Friday, April 9, 2010

Differences between the Scott International Junior and the Current "Blue"

A reader emailed me the other day asking about the differences between the "Blue" Volume 1 that Scott currently sells in four parts and the International Junior, which I took to mean one of the earlier single part editions. This is a question that much interests me and I thought I might try to summarize what I've found out so far.

By way of introduction, the editions of the "Blue" between 1943 and 1969 were sold in one part. Beginning in the 1970s, Scott split Volume 1 into two parts and most recently into four.

Number of Countries
There are more countries in the 1943 or 1947 editions than in any of the later volumes. The two part "Blue" editions are missing the most countries. Some of those countries in the 1943/47 editions were restored in the four part version but not all. For a complete list, click here.

Number of Stamps
The 1943/47 editions have spaces for the most stamps. Hundreds of stamps were unceremoniously dropped when Scott created the two part version which offers the worst coverage. However, there are stamps in the later versions that weren't in the 1943/47 editions.

The single part volumes are the least compatible with later volumes in the International series, the four part, the most. The single part volumes will have some countries that begin on the reverse of pages as well as multiple countries on a single page, making it impossible to seamlessly integrate the pages in Volume 1 with those in Volume 2 and later. This also means that countries are in a single alphabetical sequence in the latest editions.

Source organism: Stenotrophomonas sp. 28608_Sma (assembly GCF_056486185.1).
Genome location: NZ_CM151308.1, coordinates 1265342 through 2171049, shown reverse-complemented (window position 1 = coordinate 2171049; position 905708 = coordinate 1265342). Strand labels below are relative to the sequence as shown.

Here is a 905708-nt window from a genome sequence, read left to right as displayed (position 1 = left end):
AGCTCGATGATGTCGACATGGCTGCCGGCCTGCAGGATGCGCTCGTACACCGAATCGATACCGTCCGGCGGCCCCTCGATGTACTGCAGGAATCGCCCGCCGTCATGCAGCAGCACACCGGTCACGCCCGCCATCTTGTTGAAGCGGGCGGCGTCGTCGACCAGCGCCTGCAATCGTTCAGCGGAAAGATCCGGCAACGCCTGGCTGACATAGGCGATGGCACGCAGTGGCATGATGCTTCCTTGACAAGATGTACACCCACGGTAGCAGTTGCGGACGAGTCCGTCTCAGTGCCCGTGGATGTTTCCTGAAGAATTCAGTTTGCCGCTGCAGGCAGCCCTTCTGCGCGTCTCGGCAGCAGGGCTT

As in the "compatibility" category, the four part edition is the most expandable. In the four part version, all countries are their own units and the different classes of stamps (i.e., regular issues/commems, airmails, etc.) within a country are graced with their own pages. This arrangement makes it easier for collectors to create their own pages within or at the end of a country. Two byproducts of the four part arrangement are 1) there are many blank back (verso) pages in the four part version that can be used for mounting additional stamps, and 2) there also tends to be fewer stamps on many pages, leaving the collector room to make his or her own additions--perhaps those that were dropped from earlier editions--without necessarily having to add new pages.

The four part version is on thicker paper than any of the one part editions (I haven't physically examined a two part "Blue") and I suspect the paper may be of more archival quality. There is some variation in the paper thickness in the one part editions I've seen, but as albums can sometimes have collector-added replacement pages from other editions, I don't feel certain as to the state each edition was originally published.

While probably not a big deal for most collectors, the earlier editions of the "Blue" had spaces at the top of the page for a portrait of the ruler and coats of arms as well as some gazetteer information. (Actually, I wish the latter were still in there.)

The single volume versions, usually the 1943 or 1947 editions, appear weekly on eBay and you might be able to score one with few or any stamps for as little as $50 or so. New copies of the four part version will set you back $400+ from Amos Advantage or another dealer. Now whether it is worth the $400 to have some of the advantages of the four-parter is up to the individual collector. If you do buy an earlier volume, note that these may not be complete (not infrequently the US pages are missing), there may be hinge remnants, tears, etc., and you probably want to make certain the edition is loose-leaf rather than hard bound.

Have I left anything out?


ChrisW said...

How about the quality of the illustrations used? Do they appear to be “a copy of a copy” in the current 4-part version?

Bob said...

Yes, "copy of a copy" is a good way to describe it. I don't think it is a deal breaker considering what you gain in paper quality, but many images are definitely "muddier." Worst is probably Bavaria 92 and 93 which don't reproduce well at best.